Consumer rights law firm Hagens Berman Sobol Shapiro is currently investigating a data breach at Neiman Marcus after the retailer announced earlier this month that over one million debit and credit cards may have been compromised.
On Jan. 13, Neiman Marcus said its point-of-sale systems and more than 1.1 million debit and credit cards may have been compromised between July and October 2013 after hackers installed malicious software on its systems and stole customer card information.
The law firm is currently looking into whether the retailer was negligent and may have violated consumer protection laws by failing to secure its data systems and protect consumer information.
“This breach lasted more than three months, far longer than the Target breach, and in all that time, it appears Neiman Marcus never even suspected its systems were compromised,” Tom Loeser, a Hagens Berman partner and former federal prosecutor in the Cyber and Intellectual Property Crimes Section of the U.S. Attorney’s Office in Los Angeles, said. “We think that Neiman Marcus fundamentally failed not just to stop the breach, but more importantly to monitor its systems and spot the problem. Instead, we believe that Neiman Marcus only discovered that its systems were compromised after government agents alerted it to look for specific markers following the Target breach.”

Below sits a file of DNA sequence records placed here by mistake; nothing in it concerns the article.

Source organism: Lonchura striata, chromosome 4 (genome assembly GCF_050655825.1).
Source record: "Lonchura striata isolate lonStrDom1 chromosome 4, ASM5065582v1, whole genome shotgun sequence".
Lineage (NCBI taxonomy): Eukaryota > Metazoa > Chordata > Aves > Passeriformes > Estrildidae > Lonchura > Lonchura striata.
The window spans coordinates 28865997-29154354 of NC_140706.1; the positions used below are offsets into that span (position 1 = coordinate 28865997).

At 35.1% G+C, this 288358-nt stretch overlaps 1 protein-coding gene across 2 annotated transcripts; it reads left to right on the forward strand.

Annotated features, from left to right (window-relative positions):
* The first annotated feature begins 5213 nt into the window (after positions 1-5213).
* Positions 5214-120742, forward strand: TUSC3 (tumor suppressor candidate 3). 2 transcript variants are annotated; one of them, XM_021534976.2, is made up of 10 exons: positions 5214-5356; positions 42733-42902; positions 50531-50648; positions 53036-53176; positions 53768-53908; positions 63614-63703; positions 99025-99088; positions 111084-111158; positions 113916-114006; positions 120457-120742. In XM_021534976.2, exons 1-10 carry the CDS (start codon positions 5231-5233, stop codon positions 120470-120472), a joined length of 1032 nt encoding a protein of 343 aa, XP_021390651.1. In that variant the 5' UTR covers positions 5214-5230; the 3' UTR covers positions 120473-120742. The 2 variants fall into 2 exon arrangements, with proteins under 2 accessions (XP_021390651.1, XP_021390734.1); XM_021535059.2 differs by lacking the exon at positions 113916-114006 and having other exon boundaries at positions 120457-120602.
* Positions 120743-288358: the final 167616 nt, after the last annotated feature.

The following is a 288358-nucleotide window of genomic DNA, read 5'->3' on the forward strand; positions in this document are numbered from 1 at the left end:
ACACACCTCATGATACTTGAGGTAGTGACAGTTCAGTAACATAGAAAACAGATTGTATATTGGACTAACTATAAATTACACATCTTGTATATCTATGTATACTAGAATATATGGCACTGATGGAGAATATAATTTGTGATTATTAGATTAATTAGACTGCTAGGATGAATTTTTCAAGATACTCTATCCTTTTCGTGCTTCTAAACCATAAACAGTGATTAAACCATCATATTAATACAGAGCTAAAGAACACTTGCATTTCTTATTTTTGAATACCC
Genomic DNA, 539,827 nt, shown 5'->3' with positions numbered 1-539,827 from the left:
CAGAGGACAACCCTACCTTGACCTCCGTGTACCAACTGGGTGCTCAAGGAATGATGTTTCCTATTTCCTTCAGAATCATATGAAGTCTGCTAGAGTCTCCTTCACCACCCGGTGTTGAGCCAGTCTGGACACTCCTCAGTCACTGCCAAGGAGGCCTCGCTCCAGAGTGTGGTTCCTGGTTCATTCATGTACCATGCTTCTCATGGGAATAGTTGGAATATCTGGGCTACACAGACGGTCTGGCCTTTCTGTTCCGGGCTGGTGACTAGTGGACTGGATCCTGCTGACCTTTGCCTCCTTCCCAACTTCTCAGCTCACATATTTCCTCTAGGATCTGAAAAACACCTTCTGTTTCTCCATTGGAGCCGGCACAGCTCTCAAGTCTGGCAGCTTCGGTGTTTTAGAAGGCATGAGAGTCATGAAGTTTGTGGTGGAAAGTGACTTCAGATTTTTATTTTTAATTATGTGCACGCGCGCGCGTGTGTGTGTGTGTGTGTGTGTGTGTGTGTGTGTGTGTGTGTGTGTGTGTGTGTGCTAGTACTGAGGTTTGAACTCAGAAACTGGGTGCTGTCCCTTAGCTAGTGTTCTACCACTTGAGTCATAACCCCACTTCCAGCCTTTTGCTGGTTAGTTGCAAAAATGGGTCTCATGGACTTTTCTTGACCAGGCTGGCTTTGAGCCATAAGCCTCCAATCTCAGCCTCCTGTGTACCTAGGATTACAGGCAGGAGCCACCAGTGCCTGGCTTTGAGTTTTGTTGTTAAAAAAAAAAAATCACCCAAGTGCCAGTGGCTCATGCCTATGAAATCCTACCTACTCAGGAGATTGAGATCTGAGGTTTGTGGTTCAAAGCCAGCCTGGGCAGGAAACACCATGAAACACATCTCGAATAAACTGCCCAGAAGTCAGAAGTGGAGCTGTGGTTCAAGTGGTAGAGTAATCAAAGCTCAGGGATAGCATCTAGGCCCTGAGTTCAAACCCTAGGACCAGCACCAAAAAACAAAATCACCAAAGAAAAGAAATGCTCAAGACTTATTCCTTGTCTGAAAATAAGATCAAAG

Hagens Berman has already filed a proposed class-action suit against Target after discovering the retailer and several others were allegedly warned of POS vulnerabilities in a 2007 white paper by security expert Neal Krawetz.
The Target suit alleges the nation’s second largest retailer failed to take necessary steps to safeguard customers’ card information and failed to detect and halt the data breach in a timely manner.